The Supreme Court held in Boykin, supra, 395 U.S. 238, 89 S.Ct. 1709, 23 L.Ed.2d 274 that it would not presume from a silent record that in pleading guilty a defendant in a state criminal trial had validly waived his rights to jury trial, against compulsory incrimination, and to confront his accusers. It did so in recognition that a guilty plea “is more than a confession which admits that the accused did various acts; it is itself a conviction; nothing remains but to give judgment and determine punishment.” (Id., at p. 242, 89 S.Ct. at pp. 1711–1712.)
The court further observed: “What is at stake for an accused facing death or imprisonment demands the utmost solicitude of which courts are capable in canvassing the matter with the accused to make sure he has a full understanding of what the plea connotes and of its consequence. When the judge discharges that function, he leaves a record adequate for any review that may be later sought [citations], and forestalls the spin-off of collateral proceedings that seek to probe murky memories.” (395 U.S. at pp. 243–244, 89 S.Ct. at pp. 1712–1713 fns. omitted.)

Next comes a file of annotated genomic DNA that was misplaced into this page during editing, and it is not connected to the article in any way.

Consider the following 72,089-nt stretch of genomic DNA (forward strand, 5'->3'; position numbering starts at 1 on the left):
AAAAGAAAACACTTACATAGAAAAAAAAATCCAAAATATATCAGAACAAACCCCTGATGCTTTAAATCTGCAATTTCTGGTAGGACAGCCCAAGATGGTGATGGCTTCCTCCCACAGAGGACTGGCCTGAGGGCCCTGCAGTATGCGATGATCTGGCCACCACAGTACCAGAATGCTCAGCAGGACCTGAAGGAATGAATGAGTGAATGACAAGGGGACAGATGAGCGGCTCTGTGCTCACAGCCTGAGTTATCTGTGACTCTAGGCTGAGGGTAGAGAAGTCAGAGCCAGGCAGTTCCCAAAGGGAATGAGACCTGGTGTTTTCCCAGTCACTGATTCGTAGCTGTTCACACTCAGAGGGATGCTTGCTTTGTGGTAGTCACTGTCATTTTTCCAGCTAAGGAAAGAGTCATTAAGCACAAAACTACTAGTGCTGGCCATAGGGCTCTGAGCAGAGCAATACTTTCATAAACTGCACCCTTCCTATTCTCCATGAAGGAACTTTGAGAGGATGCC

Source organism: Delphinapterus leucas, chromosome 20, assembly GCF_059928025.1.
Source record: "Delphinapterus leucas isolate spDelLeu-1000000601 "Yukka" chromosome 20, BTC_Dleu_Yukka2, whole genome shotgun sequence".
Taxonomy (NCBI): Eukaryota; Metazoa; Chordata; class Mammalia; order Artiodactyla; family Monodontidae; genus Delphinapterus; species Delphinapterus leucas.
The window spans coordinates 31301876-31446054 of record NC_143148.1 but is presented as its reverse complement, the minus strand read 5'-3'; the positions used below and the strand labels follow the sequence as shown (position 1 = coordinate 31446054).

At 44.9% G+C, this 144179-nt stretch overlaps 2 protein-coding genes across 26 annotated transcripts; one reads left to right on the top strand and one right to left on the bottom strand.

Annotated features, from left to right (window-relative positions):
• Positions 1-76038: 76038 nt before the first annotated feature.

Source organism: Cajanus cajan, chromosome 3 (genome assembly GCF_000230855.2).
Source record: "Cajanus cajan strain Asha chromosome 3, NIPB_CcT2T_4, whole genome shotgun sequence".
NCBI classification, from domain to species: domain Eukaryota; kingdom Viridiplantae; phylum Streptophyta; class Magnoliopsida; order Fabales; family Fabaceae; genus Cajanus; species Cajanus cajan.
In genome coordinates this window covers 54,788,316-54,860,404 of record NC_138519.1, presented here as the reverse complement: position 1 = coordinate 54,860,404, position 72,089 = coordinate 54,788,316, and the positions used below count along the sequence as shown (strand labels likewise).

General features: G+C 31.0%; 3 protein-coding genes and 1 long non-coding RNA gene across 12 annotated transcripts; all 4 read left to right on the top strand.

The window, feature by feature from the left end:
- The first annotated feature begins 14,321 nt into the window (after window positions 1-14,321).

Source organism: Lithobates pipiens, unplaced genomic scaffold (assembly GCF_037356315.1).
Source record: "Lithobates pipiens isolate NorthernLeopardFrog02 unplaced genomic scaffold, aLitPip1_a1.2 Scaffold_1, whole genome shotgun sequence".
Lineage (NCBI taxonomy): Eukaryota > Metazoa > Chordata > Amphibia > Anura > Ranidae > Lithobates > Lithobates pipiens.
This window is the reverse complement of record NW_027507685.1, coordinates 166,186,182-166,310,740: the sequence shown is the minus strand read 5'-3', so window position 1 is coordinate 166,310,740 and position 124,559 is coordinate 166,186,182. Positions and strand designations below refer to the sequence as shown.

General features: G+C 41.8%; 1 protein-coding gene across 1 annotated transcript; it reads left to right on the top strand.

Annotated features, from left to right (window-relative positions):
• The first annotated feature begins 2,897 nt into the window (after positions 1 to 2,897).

In Tahl, supra, 1 Cal.3d 122, 81 Cal.Rptr. 577, 460 P.2d 449 we concluded that, since the Supreme Court had emphasized the failure of the record in Boykin, supra, 395 U.S. 238, 89 S.Ct. 1709, 23 L.Ed.2d 274, to reflect the defendant's understanding of the constitutional rights he was foregoing, Boykin required, in every case in which a guilty plea was entered, direct evidence on the face of the record that a guilty pleading defendant “was aware, or made aware, of his right to confrontation, to a jury trial and against self-incrimination, as well as the nature of the charge and the consequences of his plea. Each must be enumerated and responses elicited from the person of the defendant.” (1 Cal.3d at p. 132, 81 Cal.Rptr. 577, 460 P.2d 449.) We added a requirement that the court obtain express waivers of the right to confrontation and privilege against self-incrimination, noting that an express waiver of jury trial was already required in this state. (Id., at pp. 132–133, 81 Cal.Rptr. 577, 460 P.2d 449.) At a minimum Boykin required “a specific and express enumeration and waiver by the accused of the three constitutional rights surrendered by a guilty plea․” (People v. Rizer (1971) 5 Cal.3d 35, 42, 95 Cal.Rptr. 23, 484 P.2d 1367.) If the record did not reflect compliance with this mandate, the error in entering judgment on the defendant's plea of guilty was error that was reversible per se.5